# need help with fm transmitter

#### MentorEnigma

Oct 6, 2017
1
Hi,
how can i make a coil of the same value of the inductor in this transmitter circuit and what type of antenna is used ? will it be different if higher frequency ?

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#### (*steve*)

##### ¡sǝpodᴉʇuɐ ǝɥʇ ɹɐǝɥd
Moderator
Jan 21, 2010
25,510
There are pages on the web which will allow you to determine the inductance of a coil of wire of a certain gauge, formed into a helix of a certain diameter and length.

My guess is 1.5 turns of 0.5mm wire with a coil diameter of 6mm.

#### Audioguru

Sep 24, 2016
3,656
An ordinary FM transmitter transmits from 88MHz to 108MHz. Its coil is about 100nH with 5 to 9 turns of wire on a 3mm inside diameter former. But this circuit uses a lower value coil so its turns are fewer and its frequency is much higher. Do you have a radio that will receive it?
C7 is not 103pF instead it is a ceramic disc capacitor that is marked 103 which is 10000pF (0.01uF).
C3 is not 102pF instead it is a ceramic disc capacitor that is marked 102 which is 1000pF (0.001uF).
I think C6 and C8 should be at least 22pF.
The length of the antenna should be calculated to be a quarter wavelength. The transmitting and receiving antennas should be physically parallel.

This very simple circuit will have problems:
1) There is nothing to tune its frequency. Usually C1 is a trimmer capacitor.
2) Its tuned circuit connects directly to the antenna so the frequency will change if anything moves towards or away from the antenna which changes the tuning capacitance.
3) Its frequency will change as the battery voltage runs down because it is missing a voltage regulator.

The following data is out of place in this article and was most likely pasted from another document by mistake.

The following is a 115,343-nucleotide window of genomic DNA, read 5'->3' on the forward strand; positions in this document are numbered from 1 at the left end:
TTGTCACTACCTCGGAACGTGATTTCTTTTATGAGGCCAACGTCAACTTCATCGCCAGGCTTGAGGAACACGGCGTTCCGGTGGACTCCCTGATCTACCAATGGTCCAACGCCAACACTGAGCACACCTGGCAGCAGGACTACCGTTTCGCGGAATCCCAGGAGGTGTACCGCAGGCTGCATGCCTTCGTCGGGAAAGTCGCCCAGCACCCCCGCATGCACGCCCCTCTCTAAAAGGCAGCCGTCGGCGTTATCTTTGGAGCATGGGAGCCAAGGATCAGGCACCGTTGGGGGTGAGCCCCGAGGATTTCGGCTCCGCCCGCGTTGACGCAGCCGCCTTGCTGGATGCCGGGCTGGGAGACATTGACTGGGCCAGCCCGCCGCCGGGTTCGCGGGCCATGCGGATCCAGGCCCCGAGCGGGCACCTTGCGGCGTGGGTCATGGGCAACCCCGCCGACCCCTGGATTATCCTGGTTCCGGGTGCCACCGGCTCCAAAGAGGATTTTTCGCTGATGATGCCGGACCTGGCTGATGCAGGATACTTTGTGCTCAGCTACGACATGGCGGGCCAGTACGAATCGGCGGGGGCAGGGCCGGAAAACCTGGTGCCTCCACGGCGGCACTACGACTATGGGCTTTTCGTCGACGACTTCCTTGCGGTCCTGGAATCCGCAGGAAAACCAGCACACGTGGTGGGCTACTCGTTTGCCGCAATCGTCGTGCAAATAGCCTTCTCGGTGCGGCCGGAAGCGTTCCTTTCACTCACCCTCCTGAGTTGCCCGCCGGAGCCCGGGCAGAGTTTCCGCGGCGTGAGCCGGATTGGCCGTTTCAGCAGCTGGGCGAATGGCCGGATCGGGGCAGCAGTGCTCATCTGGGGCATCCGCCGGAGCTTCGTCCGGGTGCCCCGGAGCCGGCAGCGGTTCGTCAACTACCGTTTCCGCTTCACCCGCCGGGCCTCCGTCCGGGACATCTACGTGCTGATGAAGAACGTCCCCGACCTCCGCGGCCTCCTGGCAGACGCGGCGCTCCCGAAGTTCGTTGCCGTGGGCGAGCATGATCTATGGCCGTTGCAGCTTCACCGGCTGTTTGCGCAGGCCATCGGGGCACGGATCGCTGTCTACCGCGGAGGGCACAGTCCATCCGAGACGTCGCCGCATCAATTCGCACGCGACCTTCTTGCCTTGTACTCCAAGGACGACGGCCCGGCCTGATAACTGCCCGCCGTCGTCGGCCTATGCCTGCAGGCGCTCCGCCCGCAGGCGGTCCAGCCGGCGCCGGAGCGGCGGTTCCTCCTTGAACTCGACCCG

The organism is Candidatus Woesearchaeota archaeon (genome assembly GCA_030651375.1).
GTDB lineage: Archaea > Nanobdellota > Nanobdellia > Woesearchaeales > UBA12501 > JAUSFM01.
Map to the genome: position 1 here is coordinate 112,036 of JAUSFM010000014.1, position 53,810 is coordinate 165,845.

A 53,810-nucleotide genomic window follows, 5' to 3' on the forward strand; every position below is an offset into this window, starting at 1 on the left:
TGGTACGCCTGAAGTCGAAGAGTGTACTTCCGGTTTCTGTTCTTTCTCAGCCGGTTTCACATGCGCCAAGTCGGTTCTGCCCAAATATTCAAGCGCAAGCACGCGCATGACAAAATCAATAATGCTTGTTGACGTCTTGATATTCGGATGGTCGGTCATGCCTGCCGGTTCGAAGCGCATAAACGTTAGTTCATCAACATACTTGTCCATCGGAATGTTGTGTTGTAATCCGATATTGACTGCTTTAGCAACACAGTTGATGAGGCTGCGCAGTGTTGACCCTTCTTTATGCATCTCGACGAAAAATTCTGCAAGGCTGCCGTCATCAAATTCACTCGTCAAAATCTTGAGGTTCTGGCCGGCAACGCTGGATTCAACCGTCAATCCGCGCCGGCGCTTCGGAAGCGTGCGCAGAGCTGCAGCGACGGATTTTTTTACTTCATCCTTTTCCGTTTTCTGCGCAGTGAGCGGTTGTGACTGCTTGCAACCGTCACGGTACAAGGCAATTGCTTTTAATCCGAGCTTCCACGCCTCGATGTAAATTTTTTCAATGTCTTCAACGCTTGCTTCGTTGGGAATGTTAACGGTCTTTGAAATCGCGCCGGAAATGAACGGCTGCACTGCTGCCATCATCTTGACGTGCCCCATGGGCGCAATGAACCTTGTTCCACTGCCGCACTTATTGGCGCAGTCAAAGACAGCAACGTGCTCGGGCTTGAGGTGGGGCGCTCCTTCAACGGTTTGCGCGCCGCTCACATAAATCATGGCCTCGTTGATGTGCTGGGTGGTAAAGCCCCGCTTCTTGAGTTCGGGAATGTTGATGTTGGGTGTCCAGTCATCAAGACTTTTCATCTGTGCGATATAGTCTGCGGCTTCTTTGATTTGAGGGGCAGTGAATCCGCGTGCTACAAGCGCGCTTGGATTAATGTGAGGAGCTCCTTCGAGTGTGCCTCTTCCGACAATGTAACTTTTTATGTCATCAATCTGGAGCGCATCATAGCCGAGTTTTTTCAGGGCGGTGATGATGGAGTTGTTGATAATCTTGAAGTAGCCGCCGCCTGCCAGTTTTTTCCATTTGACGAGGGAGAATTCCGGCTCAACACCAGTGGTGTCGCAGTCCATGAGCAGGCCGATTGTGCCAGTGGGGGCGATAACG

4) It will sound bad (muffled) because it is missing pre-emphasis.

#### (*steve*)

##### ¡sǝpodᴉʇuɐ ǝɥʇ ɹɐǝɥd
Moderator
Jan 21, 2010
25,510
An ordinary FM transmitter transmits from 88MHz to 108MHz. Its coil is about 100nH with 5 to 9 turns of wire on a 3mm inside diameter former. But this circuit uses a lower value coil so its turns are fewer and its frequency is much higher. Do you have a radio that will receive it?

It calculates as 277MHz. My guess is that a factor of 10 is error is hiding there somewhere (because 277/sqrt(10) ≈ 88)

This very simple circuit will have problems:
1) There is nothing to tune its frequency. Usually C1 is a trimmer capacitor.

Often in the really cheap circuits, the inductor is squeezed or stretched to change the frequency. My guess is that the original circuit had an inductance about 10x what is shown here and the dimensions would be more similar to what you suggest (and indeed, that is what I was expecting). In that case, the closely wound coil would give you the bottom of the band, and stretching it out would move you up the band.

2) Its tuned circuit connects directly to the antenna so the frequency will change if anything moves towards or away from the antenna which changes the tuning capacitance.

In fairness, the circuit suggests there is a buffer between the tuned circuit and the antenna.

3) Its frequency will change as the battery voltage runs down because it is missing a voltage regulator.
4) It will sound bad (muffled) because it is missing pre-emphasis.[/QUOTE]

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